GeoData @ UCB

UA Census Primary Metropolitan Statistical Areas, 2000 - California

This datalayer displays Primary Metropolitan Statistical Areas (PMSA) for the state. If an area that qualifies as a Metropolitan Area (MA) has more than one million people, Primary Metropolitan Statistical Areas (PMSAs) may be defined within it. PMSAs consist of a county or cluster of counties (cities and towns in New England) that demonstrate very strong internal economic and social links, in addition to close ties to other portions of the larger area. When PMSAs are established, the larger MA of which they are component parts is designated a Consolidated Metropolitan Statistical Area (CMSA). CMSAs and PMSAs are established only where local governments favor such a designation for a large MA. Metropolitan Areas (MAs) are designated and defined by the U.S. Office of Management and Budget (OMB), following a set of official standards that are published in a Federal Register Notice. These standards were developed by the interagency Metropolitan Area Standards Review Committee, with the aim of producing definitions that are as consistent as possible for all MAs nationwide. The general concept of an MA is one of a large population nucleus, together with adjacent communities that have a high degree of economic and social integration with that nucleus. Some MAs are defined around two or more nuclei. Each MA must contain either a place with a minimum population of 50,000 or a U.S. Census Bureau defined urbanized area and a total MA population of at least 100,000 (75,000 in New England). An MA contains one or more central counties and may include one or more outlying counties that have close economic and social relationships with the central county. An outlying county must have a specified level of commuting to the central counties and also must meet certain standards regarding metropolitan character, such as population density, urban population, and population growth. In New England, MAs consist of cities and towns rather than whole counties. The territory, population, and housing units in MAs are referred to as "metropolitan." The metropolitan category is subdivided into "inside central city" and "outside central city." The territory, population, and housing units located outside MAs are referred to as "non-metropolitan." The metropolitan and non-metropolitan classification cuts across the other hierarchies; for example, there is generally both urban and rural territory within both metropolitan and non-metropolitan areas. There are three types of metropolitan areas. If a metropolitan area has a total population of less than 1,000,000, the area is designated a Metropolitan Statistical Area (MSA). Metropolitan areas with a population of 1,000,000 or greater qualify for designation as a Consolidated Metropolitan Statistical Area (CMSA) that is composed of smaller Primary Metropolitan Statistical Areas (PMSAs). This designation is not automatic; the OMB solicits local opinion to designate CMSAs and their component PMSAs. Statistical entities which share some relation to the PMSA include: Metropolitan Area Central Cities (PMSAs) do not have central cities. The largest central city and, in some cases, up to two additional central cities are included in the title of the MA; there also are central cities that are not included in an MA title. An MA central city does not include any part of that place that extends outside the MA boundary. Metropolitan Statistical Areas (MSAs) Metropolitan statistical areas (MSAs) are MAs that are not closely associated with other MAs. These areas typically are surrounded by non-metropolitan counties (county subdivisions in New England). New England County Metropolitan Areas (NECMAs) New England county metropolitan areas (NECMAs) are defined as a county-based alternative to the city and town based New England MSAs and CMSAs. The NECMA defined for an MSA or CMSA includes: - The county containing the first-named city in that MSA/CMSA title (this county may include the first-named cities of other MSAs/CMSAs as well. - Each additional county having at least half its population in the MSAs/CMSAs whose first-named cities are in the previously identified county. NECMAs are not identified for individual PMSAs. Only the CMSAs, MSAs, and PMSAs appear in the TIGER/Line files. The U.S. Census Bureau does not include NECMAs in the TIGER/Line files.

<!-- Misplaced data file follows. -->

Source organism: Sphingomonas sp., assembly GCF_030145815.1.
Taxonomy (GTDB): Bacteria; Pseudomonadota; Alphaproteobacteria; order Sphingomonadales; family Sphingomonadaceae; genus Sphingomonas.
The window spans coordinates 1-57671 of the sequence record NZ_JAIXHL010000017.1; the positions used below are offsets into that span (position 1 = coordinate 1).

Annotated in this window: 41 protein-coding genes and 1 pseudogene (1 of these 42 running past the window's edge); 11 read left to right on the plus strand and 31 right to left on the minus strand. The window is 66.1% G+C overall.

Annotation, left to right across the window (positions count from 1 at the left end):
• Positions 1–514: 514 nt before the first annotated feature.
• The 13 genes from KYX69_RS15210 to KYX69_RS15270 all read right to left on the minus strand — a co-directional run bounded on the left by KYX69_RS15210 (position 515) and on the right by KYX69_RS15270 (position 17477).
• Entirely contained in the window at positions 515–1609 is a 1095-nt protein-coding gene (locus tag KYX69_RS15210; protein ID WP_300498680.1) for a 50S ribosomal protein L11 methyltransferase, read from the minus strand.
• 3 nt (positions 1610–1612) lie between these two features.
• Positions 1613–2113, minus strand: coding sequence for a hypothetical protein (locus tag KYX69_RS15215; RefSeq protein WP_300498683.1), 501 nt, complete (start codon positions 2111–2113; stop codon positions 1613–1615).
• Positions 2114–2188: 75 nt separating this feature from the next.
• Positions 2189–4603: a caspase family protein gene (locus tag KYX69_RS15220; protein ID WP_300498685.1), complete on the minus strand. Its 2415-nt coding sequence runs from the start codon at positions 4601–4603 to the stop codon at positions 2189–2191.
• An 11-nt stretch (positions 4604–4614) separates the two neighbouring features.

U.S. Department of Commerce, Bureau of the Census
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